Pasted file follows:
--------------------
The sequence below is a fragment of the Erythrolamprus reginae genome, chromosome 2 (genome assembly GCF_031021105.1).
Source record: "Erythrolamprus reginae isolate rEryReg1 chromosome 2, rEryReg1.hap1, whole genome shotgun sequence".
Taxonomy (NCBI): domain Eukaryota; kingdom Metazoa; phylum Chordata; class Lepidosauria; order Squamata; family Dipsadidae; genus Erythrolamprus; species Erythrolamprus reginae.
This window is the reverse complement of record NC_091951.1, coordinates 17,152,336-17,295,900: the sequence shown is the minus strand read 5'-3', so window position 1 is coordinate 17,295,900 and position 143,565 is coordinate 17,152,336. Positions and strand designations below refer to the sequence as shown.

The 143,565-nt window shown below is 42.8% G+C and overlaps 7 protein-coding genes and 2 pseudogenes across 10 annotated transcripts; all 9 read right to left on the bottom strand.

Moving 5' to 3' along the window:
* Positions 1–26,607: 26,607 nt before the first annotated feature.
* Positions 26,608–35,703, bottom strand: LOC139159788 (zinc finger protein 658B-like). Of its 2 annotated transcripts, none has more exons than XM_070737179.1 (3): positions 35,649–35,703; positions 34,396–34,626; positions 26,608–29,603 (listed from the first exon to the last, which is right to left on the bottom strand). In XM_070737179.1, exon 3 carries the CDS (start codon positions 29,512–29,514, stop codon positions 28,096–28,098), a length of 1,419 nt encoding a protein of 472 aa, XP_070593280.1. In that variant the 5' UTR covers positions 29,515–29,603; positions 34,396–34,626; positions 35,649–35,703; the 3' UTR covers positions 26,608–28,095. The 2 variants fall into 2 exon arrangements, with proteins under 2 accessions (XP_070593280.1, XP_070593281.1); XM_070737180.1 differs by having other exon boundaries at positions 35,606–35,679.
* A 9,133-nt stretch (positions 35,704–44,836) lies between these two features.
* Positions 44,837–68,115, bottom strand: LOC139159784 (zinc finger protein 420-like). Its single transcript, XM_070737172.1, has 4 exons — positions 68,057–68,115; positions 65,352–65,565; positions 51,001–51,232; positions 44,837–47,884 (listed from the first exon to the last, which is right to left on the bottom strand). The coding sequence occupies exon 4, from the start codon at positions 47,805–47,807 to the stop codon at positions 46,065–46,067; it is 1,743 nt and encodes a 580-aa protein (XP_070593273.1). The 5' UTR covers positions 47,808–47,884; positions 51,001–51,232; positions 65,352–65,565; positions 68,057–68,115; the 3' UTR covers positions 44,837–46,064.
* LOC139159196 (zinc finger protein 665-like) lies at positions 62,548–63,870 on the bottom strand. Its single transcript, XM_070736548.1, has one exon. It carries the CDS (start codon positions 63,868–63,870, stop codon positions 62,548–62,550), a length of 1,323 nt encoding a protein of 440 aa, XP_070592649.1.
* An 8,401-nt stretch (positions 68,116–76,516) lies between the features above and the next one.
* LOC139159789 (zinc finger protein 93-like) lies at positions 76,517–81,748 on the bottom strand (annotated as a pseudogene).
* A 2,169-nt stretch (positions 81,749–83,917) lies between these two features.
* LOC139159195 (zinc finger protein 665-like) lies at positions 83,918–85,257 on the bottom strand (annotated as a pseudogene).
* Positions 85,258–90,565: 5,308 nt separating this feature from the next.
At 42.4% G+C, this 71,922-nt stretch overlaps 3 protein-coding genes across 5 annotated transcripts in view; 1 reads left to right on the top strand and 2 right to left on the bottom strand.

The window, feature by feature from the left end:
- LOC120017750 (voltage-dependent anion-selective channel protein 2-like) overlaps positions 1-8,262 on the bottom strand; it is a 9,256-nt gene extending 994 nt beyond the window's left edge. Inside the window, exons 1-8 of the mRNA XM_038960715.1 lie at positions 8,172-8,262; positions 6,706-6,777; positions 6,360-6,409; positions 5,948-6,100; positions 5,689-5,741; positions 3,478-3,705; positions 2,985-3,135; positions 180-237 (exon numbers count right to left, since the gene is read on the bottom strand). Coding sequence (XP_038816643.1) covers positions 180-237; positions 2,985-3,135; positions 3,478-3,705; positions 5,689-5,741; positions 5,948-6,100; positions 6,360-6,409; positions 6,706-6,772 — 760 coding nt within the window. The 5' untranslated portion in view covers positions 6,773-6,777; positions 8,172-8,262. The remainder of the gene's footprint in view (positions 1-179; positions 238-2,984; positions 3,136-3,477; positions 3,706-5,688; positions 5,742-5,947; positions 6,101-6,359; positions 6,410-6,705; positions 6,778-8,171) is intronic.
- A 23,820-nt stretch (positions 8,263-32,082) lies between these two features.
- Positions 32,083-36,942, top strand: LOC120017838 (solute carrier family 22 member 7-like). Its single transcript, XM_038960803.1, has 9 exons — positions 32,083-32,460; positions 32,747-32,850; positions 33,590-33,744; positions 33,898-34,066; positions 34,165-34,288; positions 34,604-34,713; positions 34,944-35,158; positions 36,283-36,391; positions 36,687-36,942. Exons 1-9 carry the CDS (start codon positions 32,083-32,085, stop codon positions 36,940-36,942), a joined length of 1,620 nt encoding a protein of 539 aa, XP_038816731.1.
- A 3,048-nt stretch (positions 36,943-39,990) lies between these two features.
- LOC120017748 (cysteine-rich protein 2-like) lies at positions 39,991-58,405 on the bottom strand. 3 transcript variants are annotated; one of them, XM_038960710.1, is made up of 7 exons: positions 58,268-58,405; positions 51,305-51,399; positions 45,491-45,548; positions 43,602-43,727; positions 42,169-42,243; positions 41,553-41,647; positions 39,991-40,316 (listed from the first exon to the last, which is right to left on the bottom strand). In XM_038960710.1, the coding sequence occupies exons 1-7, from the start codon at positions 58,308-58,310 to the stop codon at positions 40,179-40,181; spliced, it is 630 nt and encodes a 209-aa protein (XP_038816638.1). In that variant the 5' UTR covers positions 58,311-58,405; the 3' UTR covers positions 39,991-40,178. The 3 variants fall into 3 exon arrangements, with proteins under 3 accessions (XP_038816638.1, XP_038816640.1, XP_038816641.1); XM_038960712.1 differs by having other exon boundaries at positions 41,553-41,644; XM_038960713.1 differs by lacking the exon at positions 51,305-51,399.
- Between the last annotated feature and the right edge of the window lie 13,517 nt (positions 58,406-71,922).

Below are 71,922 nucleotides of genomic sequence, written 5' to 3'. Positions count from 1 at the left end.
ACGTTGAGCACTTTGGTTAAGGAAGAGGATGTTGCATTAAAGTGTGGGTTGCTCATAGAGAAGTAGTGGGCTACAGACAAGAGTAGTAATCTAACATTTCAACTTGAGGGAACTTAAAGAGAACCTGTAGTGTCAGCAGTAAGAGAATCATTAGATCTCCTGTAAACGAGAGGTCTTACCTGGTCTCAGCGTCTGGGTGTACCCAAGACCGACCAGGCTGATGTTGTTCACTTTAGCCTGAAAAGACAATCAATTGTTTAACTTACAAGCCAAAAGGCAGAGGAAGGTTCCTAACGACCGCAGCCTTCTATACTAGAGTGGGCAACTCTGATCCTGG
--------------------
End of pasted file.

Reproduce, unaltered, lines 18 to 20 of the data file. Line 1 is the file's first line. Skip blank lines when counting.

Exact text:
The window, feature by feature from the left end:
- LOC120017750 (voltage-dependent anion-selective channel protein 2-like) overlaps positions 1-8,262 on the bottom strand; it is a 9,256-nt gene extending 994 nt beyond the window's left edge. Inside the window, exons 1-8 of the mRNA XM_038960715.1 lie at positions 8,172-8,262; positions 6,706-6,777; positions 6,360-6,409; positions 5,948-6,100; positions 5,689-5,741; positions 3,478-3,705; positions 2,985-3,135; positions 180-237 (exon numbers count right to left, since the gene is read on the bottom strand). Coding sequence (XP_038816643.1) covers positions 180-237; positions 2,985-3,135; positions 3,478-3,705; positions 5,689-5,741; positions 5,948-6,100; positions 6,360-6,409; positions 6,706-6,772 — 760 coding nt within the window. The 5' untranslated portion in view covers positions 6,773-6,777; positions 8,172-8,262. The remainder of the gene's footprint in view (positions 1-179; positions 238-2,984; positions 3,136-3,477; positions 3,706-5,688; positions 5,742-5,947; positions 6,101-6,359; positions 6,410-6,705; positions 6,778-8,171) is intronic.
- A 23,820-nt stretch (positions 8,263-32,082) lies between these two features.